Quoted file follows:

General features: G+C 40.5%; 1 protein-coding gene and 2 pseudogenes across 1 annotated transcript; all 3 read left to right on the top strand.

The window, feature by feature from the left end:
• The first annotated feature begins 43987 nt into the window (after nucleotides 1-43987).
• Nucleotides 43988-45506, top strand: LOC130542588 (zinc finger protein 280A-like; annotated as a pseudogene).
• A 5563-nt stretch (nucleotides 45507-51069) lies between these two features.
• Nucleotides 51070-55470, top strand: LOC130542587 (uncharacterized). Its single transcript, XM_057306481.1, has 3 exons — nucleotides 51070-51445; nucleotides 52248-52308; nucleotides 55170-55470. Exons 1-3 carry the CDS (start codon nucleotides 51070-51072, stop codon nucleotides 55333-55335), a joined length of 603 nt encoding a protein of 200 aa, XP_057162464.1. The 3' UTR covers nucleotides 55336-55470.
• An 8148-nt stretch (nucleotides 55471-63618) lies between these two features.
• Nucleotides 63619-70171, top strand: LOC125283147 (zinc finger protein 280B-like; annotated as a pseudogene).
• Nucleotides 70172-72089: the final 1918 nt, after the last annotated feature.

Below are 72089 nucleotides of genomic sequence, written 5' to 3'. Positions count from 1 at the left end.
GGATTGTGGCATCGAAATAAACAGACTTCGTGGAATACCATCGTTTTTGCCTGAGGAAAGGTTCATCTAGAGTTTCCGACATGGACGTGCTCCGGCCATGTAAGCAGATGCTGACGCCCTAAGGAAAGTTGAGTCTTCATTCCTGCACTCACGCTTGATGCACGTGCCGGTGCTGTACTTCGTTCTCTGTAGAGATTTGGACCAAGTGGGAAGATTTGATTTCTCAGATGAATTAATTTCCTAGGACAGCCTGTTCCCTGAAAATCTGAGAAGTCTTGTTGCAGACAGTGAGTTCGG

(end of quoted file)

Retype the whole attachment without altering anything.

General features: G+C 40.5%; 1 protein-coding gene and 2 pseudogenes across 1 annotated transcript; all 3 read left to right on the top strand.

The window, feature by feature from the left end:
• The first annotated feature begins 43987 nt into the window (after nucleotides 1-43987).
• Nucleotides 43988-45506, top strand: LOC130542588 (zinc finger protein 280A-like; annotated as a pseudogene).
• A 5563-nt stretch (nucleotides 45507-51069) lies between these two features.
• Nucleotides 51070-55470, top strand: LOC130542587 (uncharacterized). Its single transcript, XM_057306481.1, has 3 exons — nucleotides 51070-51445; nucleotides 52248-52308; nucleotides 55170-55470. Exons 1-3 carry the CDS (start codon nucleotides 51070-51072, stop codon nucleotides 55333-55335), a joined length of 603 nt encoding a protein of 200 aa, XP_057162464.1. The 3' UTR covers nucleotides 55336-55470.
• An 8148-nt stretch (nucleotides 55471-63618) lies between these two features.
• Nucleotides 63619-70171, top strand: LOC125283147 (zinc finger protein 280B-like; annotated as a pseudogene).
• Nucleotides 70172-72089: the final 1918 nt, after the last annotated feature.

Below are 72089 nucleotides of genomic sequence, written 5' to 3'. Positions count from 1 at the left end.
GGATTGTGGCATCGAAATAAACAGACTTCGTGGAATACCATCGTTTTTGCCTGAGGAAAGGTTCATCTAGAGTTTCCGACATGGACGTGCTCCGGCCATGTAAGCAGATGCTGACGCCCTAAGGAAAGTTGAGTCTTCATTCCTGCACTCACGCTTGATGCACGTGCCGGTGCTGTACTTCGTTCTCTGTAGAGATTTGGACCAAGTGGGAAGATTTGATTTCTCAGATGAATTAATTTCCTAGGACAGCCTGTTCCCTGAAAATCTGAGAAGTCTTGTTGCAGACAGTGAGTTCGG